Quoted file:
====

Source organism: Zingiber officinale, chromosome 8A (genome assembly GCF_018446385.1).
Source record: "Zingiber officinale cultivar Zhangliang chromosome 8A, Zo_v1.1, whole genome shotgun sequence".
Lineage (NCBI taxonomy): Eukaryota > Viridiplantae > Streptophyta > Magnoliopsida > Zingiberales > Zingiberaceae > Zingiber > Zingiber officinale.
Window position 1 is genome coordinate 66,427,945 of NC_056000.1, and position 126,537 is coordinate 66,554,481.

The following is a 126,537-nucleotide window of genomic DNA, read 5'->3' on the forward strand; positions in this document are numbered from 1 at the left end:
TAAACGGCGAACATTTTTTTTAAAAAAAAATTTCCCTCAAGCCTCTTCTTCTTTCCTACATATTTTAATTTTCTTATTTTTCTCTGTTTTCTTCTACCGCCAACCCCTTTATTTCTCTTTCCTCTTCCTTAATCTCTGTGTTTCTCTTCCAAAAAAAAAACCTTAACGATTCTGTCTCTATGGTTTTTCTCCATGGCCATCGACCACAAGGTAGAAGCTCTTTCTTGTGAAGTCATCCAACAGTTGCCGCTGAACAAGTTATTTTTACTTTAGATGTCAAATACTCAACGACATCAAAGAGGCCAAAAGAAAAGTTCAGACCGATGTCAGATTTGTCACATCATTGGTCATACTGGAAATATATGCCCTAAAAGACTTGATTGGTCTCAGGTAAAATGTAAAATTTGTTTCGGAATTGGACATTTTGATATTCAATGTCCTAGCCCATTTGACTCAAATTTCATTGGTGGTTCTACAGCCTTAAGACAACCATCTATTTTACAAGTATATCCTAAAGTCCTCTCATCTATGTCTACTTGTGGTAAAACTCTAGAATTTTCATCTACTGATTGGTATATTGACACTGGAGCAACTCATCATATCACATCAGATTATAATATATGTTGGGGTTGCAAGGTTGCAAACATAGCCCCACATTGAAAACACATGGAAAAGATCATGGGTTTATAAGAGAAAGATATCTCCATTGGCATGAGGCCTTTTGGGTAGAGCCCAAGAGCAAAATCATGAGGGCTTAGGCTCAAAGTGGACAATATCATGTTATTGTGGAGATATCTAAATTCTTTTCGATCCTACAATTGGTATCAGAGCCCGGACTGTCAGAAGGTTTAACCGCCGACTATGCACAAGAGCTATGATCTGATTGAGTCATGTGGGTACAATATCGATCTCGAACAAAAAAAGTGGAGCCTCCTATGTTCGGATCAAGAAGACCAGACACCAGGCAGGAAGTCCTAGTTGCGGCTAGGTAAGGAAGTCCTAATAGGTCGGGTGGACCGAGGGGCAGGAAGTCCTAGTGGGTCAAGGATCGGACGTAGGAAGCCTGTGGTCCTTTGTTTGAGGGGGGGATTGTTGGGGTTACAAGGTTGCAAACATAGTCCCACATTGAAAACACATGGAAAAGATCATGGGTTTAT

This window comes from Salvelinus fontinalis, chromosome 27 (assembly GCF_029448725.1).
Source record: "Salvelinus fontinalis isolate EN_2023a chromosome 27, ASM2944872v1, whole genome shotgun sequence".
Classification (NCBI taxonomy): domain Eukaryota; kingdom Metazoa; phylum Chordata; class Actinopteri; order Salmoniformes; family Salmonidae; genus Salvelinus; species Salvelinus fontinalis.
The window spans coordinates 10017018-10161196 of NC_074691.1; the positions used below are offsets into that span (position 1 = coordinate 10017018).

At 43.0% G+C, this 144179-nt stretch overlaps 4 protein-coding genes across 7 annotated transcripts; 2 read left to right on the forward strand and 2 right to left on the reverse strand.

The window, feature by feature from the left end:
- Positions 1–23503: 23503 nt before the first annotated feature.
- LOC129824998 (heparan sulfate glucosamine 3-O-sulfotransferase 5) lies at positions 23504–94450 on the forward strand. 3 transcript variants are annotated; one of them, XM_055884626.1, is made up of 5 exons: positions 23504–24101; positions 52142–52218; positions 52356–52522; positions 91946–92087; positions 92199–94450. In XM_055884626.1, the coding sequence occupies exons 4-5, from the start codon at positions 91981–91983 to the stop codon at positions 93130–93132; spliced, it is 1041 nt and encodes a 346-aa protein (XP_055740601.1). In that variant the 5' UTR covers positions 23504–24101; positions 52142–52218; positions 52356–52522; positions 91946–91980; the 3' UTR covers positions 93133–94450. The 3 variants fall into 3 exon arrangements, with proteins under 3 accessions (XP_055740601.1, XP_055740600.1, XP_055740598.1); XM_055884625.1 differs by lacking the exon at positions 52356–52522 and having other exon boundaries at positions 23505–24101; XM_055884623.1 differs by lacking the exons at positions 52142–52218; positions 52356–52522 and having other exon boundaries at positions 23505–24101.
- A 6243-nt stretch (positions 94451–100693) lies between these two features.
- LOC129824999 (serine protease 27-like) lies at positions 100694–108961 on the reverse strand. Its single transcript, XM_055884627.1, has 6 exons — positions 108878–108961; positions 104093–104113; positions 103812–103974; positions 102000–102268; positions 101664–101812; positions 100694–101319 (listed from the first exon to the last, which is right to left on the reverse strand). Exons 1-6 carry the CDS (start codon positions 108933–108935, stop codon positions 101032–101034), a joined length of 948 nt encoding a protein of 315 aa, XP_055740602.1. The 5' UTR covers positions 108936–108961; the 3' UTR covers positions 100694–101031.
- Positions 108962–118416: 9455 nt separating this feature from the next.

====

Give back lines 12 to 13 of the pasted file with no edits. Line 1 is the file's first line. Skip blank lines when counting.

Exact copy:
The window, feature by feature from the left end:
- Positions 1–23503: 23503 nt before the first annotated feature.